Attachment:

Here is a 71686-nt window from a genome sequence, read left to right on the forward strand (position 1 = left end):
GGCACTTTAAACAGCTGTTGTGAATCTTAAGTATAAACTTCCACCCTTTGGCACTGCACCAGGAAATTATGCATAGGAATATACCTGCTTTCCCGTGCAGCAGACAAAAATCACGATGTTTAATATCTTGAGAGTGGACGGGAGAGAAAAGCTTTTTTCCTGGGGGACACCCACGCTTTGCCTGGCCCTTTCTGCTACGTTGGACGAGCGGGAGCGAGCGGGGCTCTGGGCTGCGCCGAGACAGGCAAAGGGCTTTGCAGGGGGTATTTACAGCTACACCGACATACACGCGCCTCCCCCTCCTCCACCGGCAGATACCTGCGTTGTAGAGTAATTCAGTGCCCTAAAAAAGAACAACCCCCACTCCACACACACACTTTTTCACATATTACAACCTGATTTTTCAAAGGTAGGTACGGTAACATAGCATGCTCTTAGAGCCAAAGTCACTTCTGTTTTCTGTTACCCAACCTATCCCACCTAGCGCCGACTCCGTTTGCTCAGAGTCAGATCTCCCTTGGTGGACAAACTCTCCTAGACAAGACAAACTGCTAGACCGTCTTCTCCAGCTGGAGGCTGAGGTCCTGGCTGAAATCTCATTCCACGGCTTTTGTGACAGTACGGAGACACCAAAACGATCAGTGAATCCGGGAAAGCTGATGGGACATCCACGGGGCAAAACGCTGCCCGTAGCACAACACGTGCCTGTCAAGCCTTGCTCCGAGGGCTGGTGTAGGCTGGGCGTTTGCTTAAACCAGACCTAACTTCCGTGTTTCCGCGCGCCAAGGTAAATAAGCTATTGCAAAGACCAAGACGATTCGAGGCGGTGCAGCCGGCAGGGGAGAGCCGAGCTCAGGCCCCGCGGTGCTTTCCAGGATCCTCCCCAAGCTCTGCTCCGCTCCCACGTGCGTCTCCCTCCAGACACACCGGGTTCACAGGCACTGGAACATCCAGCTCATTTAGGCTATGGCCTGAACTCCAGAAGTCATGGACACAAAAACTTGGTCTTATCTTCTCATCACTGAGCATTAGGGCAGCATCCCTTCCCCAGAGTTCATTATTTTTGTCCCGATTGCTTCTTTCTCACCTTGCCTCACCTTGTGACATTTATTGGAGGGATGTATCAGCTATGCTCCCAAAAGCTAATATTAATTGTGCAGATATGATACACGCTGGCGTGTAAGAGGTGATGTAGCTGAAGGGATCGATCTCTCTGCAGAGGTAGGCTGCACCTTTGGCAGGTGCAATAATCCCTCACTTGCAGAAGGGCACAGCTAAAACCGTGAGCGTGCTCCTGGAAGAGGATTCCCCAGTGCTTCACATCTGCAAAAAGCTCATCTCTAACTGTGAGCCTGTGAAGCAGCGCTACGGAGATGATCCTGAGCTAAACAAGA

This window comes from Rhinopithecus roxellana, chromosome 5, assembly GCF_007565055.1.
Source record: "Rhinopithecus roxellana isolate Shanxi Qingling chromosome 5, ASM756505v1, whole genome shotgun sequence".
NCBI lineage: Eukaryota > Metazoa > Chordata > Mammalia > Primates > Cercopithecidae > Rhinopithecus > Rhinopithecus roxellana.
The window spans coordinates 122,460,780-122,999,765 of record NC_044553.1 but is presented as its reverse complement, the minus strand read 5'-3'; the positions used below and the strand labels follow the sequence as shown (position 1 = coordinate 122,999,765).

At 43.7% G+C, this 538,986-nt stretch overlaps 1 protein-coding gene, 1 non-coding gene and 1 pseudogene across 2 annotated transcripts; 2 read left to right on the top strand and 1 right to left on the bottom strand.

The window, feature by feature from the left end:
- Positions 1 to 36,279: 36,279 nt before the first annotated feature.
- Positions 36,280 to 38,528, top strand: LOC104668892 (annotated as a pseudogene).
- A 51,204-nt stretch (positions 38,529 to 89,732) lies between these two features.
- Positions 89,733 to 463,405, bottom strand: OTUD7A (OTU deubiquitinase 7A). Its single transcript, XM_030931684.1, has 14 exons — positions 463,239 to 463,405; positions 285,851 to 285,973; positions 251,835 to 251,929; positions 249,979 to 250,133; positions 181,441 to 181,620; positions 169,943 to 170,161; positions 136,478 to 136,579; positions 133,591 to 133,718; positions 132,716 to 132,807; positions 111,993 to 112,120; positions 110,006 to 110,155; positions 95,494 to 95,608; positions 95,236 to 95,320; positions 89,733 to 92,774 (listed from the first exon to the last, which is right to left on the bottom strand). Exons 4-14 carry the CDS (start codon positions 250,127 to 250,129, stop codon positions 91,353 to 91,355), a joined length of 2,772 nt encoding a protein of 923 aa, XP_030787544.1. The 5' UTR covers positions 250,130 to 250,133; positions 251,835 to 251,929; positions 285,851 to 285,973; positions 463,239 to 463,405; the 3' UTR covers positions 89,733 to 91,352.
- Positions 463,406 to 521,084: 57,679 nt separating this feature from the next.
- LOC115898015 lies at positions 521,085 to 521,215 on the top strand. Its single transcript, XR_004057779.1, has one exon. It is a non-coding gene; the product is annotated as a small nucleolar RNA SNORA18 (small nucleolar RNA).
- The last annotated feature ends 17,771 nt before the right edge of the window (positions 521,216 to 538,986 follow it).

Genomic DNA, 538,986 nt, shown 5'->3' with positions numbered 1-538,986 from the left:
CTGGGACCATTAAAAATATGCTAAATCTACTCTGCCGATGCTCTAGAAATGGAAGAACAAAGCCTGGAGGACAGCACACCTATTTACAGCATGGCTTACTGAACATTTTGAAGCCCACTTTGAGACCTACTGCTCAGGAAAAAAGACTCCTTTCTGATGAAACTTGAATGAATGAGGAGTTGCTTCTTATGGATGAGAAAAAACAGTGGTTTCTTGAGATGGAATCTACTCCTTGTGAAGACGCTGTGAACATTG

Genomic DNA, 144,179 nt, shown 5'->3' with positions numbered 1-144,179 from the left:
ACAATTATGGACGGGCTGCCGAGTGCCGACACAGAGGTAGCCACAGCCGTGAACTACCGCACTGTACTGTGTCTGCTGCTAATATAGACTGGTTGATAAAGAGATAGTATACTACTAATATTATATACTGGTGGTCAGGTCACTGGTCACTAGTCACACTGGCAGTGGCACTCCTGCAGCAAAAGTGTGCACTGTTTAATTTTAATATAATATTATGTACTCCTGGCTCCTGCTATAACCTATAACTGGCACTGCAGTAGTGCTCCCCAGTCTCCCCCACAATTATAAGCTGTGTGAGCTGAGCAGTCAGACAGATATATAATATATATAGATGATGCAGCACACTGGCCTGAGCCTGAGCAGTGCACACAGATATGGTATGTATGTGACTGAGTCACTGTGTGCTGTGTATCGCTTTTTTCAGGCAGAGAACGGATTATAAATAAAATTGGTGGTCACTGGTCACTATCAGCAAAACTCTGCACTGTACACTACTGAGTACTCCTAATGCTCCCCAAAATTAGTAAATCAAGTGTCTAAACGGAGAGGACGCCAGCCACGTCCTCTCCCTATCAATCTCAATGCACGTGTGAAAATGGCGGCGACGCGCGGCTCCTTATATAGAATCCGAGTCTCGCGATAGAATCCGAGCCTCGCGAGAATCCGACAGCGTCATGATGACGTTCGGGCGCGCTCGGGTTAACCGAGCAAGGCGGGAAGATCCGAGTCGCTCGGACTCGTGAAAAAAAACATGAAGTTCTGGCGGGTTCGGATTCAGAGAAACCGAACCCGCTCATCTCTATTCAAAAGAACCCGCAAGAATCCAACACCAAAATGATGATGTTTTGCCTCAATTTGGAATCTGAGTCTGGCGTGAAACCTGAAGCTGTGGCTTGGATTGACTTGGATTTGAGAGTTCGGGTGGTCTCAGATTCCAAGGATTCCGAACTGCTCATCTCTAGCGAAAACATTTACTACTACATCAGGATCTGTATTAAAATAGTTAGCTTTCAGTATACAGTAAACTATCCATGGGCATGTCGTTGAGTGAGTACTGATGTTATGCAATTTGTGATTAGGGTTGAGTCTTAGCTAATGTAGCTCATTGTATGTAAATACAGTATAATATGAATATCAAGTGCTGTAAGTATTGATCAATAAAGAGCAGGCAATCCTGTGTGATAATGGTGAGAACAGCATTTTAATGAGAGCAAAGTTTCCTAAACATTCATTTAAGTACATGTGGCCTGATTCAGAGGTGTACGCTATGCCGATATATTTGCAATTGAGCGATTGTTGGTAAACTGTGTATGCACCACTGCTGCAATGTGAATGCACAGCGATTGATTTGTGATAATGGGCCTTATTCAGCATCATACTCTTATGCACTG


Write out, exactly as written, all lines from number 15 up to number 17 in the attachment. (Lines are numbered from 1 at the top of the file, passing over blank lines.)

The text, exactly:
- The last annotated feature ends 17,771 nt before the right edge of the window (positions 521,216 to 538,986 follow it).

Genomic DNA, 538,986 nt, shown 5'->3' with positions numbered 1-538,986 from the left:
CTGGGACCATTAAAAATATGCTAAATCTACTCTGCCGATGCTCTAGAAATGGAAGAACAAAGCCTGGAGGACAGCACACCTATTTACAGCATGGCTTACTGAACATTTTGAAGCCCACTTTGAGACCTACTGCTCAGGAAAAAAGACTCCTTTCTGATGAAACTTGAATGAATGAGGAGTTGCTTCTTATGGATGAGAAAAAACAGTGGTTTCTTGAGATGGAATCTACTCCTTGTGAAGACGCTGTGAACATTG